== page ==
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Scott Strasser

Werklund director of professional programs discusses NDP’s plan for curriculum overhaul

By Scott Strasser, July 18 2016 —

In mid-June the Alberta NDP government announced plans for a full-scale review of the province’s education curriculum for kindergarten to grade 12. The curriculum overhaul will cost $64.4 million and be finished by 2022, according to Minister of Education David Eggen.

The Gauntlet discussed the province’s curriculum plans with Werklund School of Education associate professor and director of professional programs Jim Brandon, who has been involved in curriculum development in the past as both a public school principal and superintendent. Brandon was also the director of leadership capacity growing with the College of Alberta Superintendents from 2009–2011.

The Gauntlet: Are the province’s timeline and projected cost for this review realistic?

Brandon: It’ll be the first time that much curriculum is [redone] in that length of time, so in that way it is ambitious. On the other hand, the way they’re going about it is more systematic than has been done before. They used to have a cycle for how the curricula were scheduled to change. One curriculum would reflect certain ideas, while another one wouldn’t be as current. So you didn’t necessarily have a planned system as comprehensive as this.

G: What disciplines from the current curriculum would you say are the most outdated?

B: When you look at disciplines like arts education or when you look at some of the programs that are not in the core, then those are all older. The social studies curriculum has [also] not been updated as recently as it could have been. And the math program, which sometimes goes in for scrutiny, hasn’t gone under revision for a good few years.

G: What could be the biggest changes to Alberta’s education under a new curriculum?

B: I think the most beneficial things will be more of a consistency in how the disciplines are reflected. It will be up to speed in each curriculum area at the same time for each series of grade levels. All of the curricula across a [certain] range, say they choose kindergarten to grade three or kindergarten to grade four, would reflect more common values and philosophy. The curriculum would be more coherent.

G: Are there other provinces in Canada that we should be looking up to in terms of an education curriculum?

B: I think Alberta has always had a pretty good curriculum. When you look at the way education was set up in the prairie provinces, there are quite a few similarities. It allows for individual context to reflect their local circumstances, but there are themes that run across all the prairie provinces. And across Canada there have been protocols established in the past that are also built around similar themes. One additional benefit would be to have the curriculum composed of fewer individual things and more larger things.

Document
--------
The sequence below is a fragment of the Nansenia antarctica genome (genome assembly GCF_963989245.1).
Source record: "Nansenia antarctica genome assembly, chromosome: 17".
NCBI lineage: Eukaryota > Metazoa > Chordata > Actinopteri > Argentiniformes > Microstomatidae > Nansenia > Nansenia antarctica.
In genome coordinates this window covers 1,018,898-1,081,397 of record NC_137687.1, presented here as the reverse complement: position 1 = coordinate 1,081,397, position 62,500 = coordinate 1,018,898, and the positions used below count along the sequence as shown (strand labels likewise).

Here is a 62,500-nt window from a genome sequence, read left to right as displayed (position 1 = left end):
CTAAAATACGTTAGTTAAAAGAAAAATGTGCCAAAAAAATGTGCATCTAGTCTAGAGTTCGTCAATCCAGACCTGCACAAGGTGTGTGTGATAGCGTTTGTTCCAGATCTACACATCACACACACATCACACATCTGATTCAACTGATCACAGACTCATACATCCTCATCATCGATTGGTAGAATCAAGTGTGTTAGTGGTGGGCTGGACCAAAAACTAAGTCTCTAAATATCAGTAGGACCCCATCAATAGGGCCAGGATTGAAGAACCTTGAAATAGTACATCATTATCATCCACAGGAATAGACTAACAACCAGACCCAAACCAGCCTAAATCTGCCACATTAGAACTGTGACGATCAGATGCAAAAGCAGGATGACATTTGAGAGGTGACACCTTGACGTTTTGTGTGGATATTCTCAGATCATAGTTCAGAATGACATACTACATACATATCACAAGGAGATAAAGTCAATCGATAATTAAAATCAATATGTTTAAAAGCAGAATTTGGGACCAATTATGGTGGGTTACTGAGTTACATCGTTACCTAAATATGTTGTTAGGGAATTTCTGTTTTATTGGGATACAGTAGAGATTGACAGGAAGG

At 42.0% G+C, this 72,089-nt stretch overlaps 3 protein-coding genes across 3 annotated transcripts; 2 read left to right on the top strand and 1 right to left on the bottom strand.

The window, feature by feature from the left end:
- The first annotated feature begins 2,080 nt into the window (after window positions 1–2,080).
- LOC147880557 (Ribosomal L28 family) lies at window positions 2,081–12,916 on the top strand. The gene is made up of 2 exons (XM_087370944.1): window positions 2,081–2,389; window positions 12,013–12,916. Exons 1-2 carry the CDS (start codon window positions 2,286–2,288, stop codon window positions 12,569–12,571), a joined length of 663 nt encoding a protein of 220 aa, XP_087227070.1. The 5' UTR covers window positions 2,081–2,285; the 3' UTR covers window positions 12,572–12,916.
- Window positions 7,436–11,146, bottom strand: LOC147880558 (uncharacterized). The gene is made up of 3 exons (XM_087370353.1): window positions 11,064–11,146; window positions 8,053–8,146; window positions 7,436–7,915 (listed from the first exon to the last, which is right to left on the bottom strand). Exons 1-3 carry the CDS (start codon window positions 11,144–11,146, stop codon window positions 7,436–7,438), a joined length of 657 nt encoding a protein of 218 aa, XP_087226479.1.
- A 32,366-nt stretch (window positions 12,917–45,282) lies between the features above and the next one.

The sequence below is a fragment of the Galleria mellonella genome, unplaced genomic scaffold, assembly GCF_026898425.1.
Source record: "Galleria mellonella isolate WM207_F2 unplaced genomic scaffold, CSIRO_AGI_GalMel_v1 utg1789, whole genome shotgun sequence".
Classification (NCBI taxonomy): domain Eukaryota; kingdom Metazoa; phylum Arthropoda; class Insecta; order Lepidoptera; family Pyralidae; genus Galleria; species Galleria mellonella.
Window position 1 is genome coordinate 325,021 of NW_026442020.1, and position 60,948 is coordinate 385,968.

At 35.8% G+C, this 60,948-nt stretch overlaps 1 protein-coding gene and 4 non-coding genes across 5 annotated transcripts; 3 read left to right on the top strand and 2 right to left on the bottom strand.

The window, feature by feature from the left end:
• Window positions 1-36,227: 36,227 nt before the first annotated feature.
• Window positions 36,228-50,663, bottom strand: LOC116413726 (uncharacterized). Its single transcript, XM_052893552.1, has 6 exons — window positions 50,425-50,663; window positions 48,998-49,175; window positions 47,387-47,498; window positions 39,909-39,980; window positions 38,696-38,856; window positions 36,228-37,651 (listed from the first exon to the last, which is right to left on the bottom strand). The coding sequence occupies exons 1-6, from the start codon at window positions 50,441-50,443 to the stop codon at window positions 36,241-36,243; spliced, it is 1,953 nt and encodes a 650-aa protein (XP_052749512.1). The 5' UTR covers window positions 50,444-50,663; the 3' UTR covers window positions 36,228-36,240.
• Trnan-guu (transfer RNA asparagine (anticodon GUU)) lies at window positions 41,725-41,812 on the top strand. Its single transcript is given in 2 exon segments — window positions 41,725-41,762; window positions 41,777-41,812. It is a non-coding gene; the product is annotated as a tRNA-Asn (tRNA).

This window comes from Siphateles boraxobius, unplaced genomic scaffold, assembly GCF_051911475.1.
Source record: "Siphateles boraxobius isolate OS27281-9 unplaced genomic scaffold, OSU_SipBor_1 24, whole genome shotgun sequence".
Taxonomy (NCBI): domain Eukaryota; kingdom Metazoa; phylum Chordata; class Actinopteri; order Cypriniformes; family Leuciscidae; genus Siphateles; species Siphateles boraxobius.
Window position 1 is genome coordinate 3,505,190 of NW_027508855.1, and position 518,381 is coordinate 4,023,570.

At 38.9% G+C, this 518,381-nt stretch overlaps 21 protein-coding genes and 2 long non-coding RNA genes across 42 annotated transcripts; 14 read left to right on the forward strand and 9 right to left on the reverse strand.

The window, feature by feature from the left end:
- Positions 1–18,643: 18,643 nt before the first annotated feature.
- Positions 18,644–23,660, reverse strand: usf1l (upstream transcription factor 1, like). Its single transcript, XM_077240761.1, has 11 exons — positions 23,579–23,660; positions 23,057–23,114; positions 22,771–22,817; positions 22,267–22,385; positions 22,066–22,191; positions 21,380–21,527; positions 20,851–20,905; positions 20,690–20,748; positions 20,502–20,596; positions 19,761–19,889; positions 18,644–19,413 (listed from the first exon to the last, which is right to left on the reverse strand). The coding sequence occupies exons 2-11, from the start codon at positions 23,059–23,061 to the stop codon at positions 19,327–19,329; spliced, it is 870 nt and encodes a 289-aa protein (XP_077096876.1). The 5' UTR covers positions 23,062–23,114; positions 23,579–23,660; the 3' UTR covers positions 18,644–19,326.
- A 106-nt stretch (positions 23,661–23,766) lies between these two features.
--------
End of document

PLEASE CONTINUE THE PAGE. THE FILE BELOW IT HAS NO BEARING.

G: NDP critics and opposition parties have claimed this is a strategic way for the government to insert their political values into Alberta’s education system. What are your thoughts on that?

B: Education has never been politicized in the way it has been in the last three or four years in Alberta. It became politicized through advocacy from opposition parties at the time. The sort of attack on education, particularly through “math wars,” a lot of it was coming from people with a particular ideology and a desire to put the then government on the defensive. What they’re proposing is actually more conservative than what was undertaken over the last couple years through something called “curriculum prototyping.”

G: Can political ideology stay out of an education curriculum?

B: In my history of being involved in education in the province — 43 years — I had never seen that before. In the days of the social credit and of the Conservatives, education wasn’t kicked back and forth the way it more recently seems to be. [Critics] are suggesting the politicians are driving the agenda. My take would be that the bureaucracy has been waiting to make some changes in a number of areas for some time and there is a government that is maybe more closely aligned with teachers. They’re trying to move carefully and choose changes that can be seen as being needed in education.


Edited for clarity and brevity


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